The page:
‘Mount Denny’ (GR 338277) is attractive double summit mountain two peaks north of Mt. Evan-Thomas in the Opal Range of Kananaskis Country. The prolific Glen Boles applied the unofficial name of ‘Mount Denny’ to this peak after his team’s (G. Boles, D. Forest and M. Simpson) first ascent of the more northern summit in July of 1973; first ascent of southern summit was by John Martin solo in March 1973. 1973 was the 100 th anniversary of the Royal Canadian Mounted Police, thence Boles’ suggestion.
Cecil Denny was an officer during the famous march west, Denny served as second-in-command at Fort Calgary under Inspector Brisebois and become the commander of F Division, but was forced to leave the force in 1881. Afterwards Denny worked at a number of jobs including Indian Agent and finally, Provincial Archivist. Sir Cecil Denny died in Edmonton on August 24, 1928.
Easy highway access from Highway 40 along the western edge of the Opal Range provides the best approach. Highway 40 does provide access from the Trans Canada Highway in the north, and continues south to the Longview area, but the southern section is closed for wildlife protection from December 1 to June 15 each winter/spring. Best vehicle access from Canmore/Banff or Calgary is via the Trans Canada Highway, south along Highway 40.
Park in the Grizzly Creek parking lot, approximately 44 km south of the Trans Canada Highway. To gain the South West slopes of ‘Mt. Denny’ you need to access upper Grizzly Creek, which can be difficult as there is no official trail and significant elevation gain through dense trees. Once in the upper drainage of Grizzly Creek, head north over a slight pass into upper Rocky Creek and continue north about 1 kilometre from the pass to reach the South West slopes of ‘Mt. Denny’.
When to Climb
Typical Canadian Rockies situation with July and August providing the best conditions for high elevation climbing. ‘Mount Denny’ has relatively low elevation and its position in the dry front ranges extends the summer season and is usually dry from April to late October.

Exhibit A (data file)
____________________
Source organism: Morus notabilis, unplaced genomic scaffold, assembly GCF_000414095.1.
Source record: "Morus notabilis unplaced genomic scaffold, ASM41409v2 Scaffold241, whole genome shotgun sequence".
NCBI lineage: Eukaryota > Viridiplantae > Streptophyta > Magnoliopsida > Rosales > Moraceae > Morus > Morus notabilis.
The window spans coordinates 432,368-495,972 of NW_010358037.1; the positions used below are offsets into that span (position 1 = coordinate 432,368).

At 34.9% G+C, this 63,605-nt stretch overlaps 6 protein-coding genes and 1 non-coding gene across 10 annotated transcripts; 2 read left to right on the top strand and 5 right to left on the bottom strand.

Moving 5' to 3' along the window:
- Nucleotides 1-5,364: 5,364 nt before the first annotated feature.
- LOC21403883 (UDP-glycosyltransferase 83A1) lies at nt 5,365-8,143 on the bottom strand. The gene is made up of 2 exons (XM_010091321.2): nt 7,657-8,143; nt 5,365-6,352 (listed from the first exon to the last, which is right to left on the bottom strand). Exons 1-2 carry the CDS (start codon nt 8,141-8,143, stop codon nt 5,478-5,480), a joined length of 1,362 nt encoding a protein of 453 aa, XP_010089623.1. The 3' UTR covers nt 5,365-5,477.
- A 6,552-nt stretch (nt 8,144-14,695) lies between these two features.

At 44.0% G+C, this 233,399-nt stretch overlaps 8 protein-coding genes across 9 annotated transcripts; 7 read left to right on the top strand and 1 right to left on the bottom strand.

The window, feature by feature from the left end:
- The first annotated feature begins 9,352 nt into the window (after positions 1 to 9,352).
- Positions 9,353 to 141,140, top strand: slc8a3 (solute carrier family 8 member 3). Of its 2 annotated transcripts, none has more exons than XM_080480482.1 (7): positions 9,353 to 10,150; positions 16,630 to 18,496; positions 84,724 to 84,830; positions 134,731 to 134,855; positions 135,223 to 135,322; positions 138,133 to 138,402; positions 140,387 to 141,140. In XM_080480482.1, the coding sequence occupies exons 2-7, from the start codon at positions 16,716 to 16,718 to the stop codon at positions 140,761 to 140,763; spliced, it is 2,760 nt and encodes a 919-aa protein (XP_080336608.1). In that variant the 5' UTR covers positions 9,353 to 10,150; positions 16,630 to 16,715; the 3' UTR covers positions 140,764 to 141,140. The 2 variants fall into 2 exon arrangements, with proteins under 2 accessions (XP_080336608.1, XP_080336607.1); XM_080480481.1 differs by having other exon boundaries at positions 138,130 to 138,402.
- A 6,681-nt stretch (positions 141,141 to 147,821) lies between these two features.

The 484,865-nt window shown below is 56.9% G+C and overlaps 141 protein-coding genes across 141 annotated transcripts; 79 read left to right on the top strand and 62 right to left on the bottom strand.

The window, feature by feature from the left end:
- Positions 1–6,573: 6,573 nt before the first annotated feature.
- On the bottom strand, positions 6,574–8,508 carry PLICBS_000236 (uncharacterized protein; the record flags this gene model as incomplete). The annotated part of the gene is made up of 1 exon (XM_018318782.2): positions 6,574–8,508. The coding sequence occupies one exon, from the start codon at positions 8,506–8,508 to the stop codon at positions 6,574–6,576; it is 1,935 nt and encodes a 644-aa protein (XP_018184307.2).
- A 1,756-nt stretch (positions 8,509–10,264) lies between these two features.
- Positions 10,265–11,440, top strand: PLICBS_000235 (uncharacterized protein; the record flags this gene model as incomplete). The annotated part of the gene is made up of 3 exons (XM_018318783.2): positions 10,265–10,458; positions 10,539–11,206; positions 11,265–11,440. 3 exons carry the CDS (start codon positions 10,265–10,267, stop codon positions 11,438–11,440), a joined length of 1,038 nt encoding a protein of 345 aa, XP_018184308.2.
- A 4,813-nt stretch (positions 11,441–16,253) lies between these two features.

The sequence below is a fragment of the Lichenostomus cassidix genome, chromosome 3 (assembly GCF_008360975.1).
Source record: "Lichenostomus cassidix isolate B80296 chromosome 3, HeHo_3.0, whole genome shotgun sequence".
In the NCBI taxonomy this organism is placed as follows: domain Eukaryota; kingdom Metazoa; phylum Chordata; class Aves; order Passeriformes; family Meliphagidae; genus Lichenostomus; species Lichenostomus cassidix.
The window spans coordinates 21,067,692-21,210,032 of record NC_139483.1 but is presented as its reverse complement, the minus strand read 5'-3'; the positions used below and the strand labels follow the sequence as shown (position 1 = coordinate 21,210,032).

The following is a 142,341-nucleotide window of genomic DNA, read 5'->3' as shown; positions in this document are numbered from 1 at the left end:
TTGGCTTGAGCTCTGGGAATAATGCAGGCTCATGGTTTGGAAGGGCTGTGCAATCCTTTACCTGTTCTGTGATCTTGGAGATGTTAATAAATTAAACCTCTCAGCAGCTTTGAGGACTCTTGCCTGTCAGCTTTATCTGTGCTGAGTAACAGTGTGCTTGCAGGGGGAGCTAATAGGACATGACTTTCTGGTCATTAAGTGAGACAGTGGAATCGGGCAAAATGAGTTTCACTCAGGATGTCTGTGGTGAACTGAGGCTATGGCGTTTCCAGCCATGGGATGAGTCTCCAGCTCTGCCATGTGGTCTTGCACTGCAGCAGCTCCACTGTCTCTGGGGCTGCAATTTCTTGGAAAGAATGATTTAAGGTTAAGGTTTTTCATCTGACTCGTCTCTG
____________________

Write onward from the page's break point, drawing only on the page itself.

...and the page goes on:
The toughest part of this scramble is the hike up Grizzly Creek. I recommend that when up the creek about 1 km from highway, take the game trails on the north side of the creek. Just as the creek narrows into a tight canyon with a waterfall, an excellent trail presents itself on the left (north) side, take this trail into the upper reach of Grizzly Creek. Once above treeline travel is easy.
Hike northward, past ‘Mt. Potts’ (GR 340267) to the South West slopes of Mt. Denny. About 3 hours takes you to the base of the slope.
Two Summits and SW Slopes of 'Mt. Denny'
- South West Slopes, Alpine I (North and South summits)
South West slope, depending on choice of line of ascent, is class 3 to 4 climbing (moderate to difficult scrambling). Low angle and easier slopes are generally loose scree, with patches of steep slab available to increase the challenge.
|Upper slabs on SW Slopes |
|South Summit from North Summit
Hike northward, past ‘Mt. Potts’ (GR 340267) to the South West slopes of Mt. Denny. About 3 hours takes you to the base of scramble; aim for the obvious short cliff band, above a scree cone, likely to have a snow patch (there was a snow patch on Aug. 27, 2011), a small waterfall, or ice, depending on the time of year.
An easy gully to climber’s right bypasses this overhanging rock band. Once above the band, you have a choice of loose scree, or fun hands on moderate to difficult scrambling, based on line of ascent. I mostly stayed left (north) of the primary gully system and enjoy lots and lots of steep slab with moderate/difficult scrambling most of the way to the southern summit (GPS reading 3003m); about 5.5 hours from the car.
Easy scree and slab northward reaches the northern summit in about 10 – 15 minutes (GPS reading 3000m). Only a register on the southern summit.
On the descent I managed to stay on scree for about 95% of the elevation loss to the rock band. Above the overhanging band I went to skier’s right hoping to stay on scree, but had to downclimb a short difficult section (4 class) then back to the scree cone.
Boles, G.W., Kruszyna R. & Putnam W.L. (1979). The Rocky Mountains of Canada South
. 7 th edition. New York: American Alpine Club, Alpine Club of Canada.
Out of print